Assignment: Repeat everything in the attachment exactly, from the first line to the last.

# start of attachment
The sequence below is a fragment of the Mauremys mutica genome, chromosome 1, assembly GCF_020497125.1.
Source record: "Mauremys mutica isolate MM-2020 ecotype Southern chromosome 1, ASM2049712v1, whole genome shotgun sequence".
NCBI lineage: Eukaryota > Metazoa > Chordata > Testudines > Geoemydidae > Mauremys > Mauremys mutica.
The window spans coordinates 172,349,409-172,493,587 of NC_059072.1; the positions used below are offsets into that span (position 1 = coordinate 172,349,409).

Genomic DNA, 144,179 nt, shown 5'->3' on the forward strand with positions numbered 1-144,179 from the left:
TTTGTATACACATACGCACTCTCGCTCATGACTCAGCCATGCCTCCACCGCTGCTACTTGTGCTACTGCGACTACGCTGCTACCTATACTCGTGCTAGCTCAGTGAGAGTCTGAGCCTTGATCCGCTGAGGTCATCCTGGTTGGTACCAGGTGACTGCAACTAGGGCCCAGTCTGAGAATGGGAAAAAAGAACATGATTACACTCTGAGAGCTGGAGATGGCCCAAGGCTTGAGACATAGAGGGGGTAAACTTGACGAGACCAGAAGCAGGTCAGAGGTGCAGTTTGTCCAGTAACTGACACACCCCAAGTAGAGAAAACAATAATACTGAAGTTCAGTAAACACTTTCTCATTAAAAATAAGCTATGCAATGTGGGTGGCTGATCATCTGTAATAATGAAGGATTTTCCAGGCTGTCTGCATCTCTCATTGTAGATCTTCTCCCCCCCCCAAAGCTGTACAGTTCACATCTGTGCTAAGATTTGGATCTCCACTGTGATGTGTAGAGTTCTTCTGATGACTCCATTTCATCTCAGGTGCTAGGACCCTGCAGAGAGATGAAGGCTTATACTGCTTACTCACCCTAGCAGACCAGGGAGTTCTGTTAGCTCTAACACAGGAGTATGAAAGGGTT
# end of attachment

The sequence below is a fragment of the Mauremys mutica genome, chromosome 1, assembly GCF_020497125.1.
Source record: "Mauremys mutica isolate MM-2020 ecotype Southern chromosome 1, ASM2049712v1, whole genome shotgun sequence".
NCBI lineage: Eukaryota > Metazoa > Chordata > Testudines > Geoemydidae > Mauremys > Mauremys mutica.
The window spans coordinates 172,349,409-172,493,587 of NC_059072.1; the positions used below are offsets into that span (position 1 = coordinate 172,349,409).

Genomic DNA, 144,179 nt, shown 5'->3' on the forward strand with positions numbered 1-144,179 from the left:
TTTGTATACACATACGCACTCTCGCTCATGACTCAGCCATGCCTCCACCGCTGCTACTTGTGCTACTGCGACTACGCTGCTACCTATACTCGTGCTAGCTCAGTGAGAGTCTGAGCCTTGATCCGCTGAGGTCATCCTGGTTGGTACCAGGTGACTGCAACTAGGGCCCAGTCTGAGAATGGGAAAAAAGAACATGATTACACTCTGAGAGCTGGAGATGGCCCAAGGCTTGAGACATAGAGGGGGTAAACTTGACGAGACCAGAAGCAGGTCAGAGGTGCAGTTTGTCCAGTAACTGACACACCCCAAGTAGAGAAAACAATAATACTGAAGTTCAGTAAACACTTTCTCATTAAAAATAAGCTATGCAATGTGGGTGGCTGATCATCTGTAATAATGAAGGATTTTCCAGGCTGTCTGCATCTCTCATTGTAGATCTTCTCCCCCCCCCAAAGCTGTACAGTTCACATCTGTGCTAAGATTTGGATCTCCACTGTGATGTGTAGAGTTCTTCTGATGACTCCATTTCATCTCAGGTGCTAGGACCCTGCAGAGAGATGAAGGCTTATACTGCTTACTCACCCTAGCAGACCAGGGAGTTCTGTTAGCTCTAACACAGGAGTATGAAAGGGTT